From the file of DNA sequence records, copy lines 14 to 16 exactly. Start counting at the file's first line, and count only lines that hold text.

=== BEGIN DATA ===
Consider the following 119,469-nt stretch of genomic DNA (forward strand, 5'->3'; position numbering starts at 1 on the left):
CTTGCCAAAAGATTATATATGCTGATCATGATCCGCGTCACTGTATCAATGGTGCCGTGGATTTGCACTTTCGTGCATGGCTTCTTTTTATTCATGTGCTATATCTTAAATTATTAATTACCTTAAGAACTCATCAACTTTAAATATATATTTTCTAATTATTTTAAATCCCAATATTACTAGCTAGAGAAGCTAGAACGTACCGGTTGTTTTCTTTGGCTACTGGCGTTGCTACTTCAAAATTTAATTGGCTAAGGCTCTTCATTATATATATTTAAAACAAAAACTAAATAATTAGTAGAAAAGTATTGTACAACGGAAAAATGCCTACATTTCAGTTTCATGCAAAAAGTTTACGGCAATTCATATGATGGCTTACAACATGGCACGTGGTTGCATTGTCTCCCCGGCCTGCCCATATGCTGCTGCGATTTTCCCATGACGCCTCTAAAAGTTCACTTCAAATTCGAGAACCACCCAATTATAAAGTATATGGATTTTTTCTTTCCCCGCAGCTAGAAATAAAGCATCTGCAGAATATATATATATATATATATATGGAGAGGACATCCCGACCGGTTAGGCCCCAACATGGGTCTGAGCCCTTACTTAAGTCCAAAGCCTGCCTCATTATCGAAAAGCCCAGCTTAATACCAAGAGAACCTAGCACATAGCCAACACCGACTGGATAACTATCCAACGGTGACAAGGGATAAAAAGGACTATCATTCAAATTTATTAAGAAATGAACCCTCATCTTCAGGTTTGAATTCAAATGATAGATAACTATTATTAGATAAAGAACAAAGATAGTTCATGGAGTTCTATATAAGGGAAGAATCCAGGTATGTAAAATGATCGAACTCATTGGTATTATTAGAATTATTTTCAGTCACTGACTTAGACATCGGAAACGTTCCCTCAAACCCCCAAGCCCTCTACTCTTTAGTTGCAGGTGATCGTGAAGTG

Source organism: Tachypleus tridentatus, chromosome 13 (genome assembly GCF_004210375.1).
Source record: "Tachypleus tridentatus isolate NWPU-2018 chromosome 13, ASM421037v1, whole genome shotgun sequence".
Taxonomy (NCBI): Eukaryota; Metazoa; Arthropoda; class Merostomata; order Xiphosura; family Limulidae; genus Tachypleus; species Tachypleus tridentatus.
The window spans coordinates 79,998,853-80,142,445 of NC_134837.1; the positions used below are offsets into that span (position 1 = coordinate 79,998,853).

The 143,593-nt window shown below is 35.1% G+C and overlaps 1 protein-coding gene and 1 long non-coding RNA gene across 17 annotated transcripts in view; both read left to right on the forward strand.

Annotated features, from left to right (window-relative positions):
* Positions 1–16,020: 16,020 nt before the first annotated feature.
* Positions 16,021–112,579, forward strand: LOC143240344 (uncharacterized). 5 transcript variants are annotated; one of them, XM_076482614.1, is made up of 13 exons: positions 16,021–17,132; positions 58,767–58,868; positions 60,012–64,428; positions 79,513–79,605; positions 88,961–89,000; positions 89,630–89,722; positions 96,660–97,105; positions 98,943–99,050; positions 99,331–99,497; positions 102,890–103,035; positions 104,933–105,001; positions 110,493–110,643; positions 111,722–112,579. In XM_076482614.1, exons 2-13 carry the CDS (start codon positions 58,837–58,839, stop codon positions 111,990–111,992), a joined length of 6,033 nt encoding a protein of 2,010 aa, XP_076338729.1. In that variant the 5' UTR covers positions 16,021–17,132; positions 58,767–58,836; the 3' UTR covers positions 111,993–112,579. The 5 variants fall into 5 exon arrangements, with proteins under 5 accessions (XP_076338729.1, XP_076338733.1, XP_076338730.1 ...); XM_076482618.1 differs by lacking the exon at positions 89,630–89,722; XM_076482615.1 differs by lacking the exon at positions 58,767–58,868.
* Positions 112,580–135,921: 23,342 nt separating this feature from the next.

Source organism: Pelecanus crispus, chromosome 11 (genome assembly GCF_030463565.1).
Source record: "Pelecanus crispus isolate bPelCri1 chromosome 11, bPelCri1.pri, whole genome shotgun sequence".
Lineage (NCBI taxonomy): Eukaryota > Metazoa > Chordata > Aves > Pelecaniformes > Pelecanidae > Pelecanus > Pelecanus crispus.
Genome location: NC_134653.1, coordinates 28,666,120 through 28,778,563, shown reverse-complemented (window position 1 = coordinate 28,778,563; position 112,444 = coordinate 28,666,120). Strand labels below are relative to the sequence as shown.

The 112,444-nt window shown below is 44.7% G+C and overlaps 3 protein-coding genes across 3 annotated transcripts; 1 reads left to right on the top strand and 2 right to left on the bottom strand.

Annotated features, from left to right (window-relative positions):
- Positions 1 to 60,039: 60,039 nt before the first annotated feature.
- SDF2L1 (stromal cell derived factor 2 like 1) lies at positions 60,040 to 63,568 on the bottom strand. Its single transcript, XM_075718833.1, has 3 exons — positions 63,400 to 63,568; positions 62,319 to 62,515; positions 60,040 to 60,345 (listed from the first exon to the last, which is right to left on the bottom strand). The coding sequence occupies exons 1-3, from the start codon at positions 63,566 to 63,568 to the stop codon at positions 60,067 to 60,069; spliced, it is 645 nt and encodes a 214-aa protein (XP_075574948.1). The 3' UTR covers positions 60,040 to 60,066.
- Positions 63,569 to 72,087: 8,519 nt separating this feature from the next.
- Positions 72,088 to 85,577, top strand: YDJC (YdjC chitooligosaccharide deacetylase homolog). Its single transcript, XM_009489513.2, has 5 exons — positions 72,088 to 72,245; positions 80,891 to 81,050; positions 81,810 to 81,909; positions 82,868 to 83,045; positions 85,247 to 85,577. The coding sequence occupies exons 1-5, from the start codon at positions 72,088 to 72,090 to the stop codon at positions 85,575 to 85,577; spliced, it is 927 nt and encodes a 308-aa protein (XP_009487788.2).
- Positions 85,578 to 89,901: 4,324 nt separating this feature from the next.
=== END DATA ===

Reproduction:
Lineage (NCBI taxonomy): Eukaryota > Metazoa > Chordata > Aves > Pelecaniformes > Pelecanidae > Pelecanus > Pelecanus crispus.
Genome location: NC_134653.1, coordinates 28,666,120 through 28,778,563, shown reverse-complemented (window position 1 = coordinate 28,778,563; position 112,444 = coordinate 28,666,120). Strand labels below are relative to the sequence as shown.

The 112,444-nt window shown below is 44.7% G+C and overlaps 3 protein-coding genes across 3 annotated transcripts; 1 reads left to right on the top strand and 2 right to left on the bottom strand.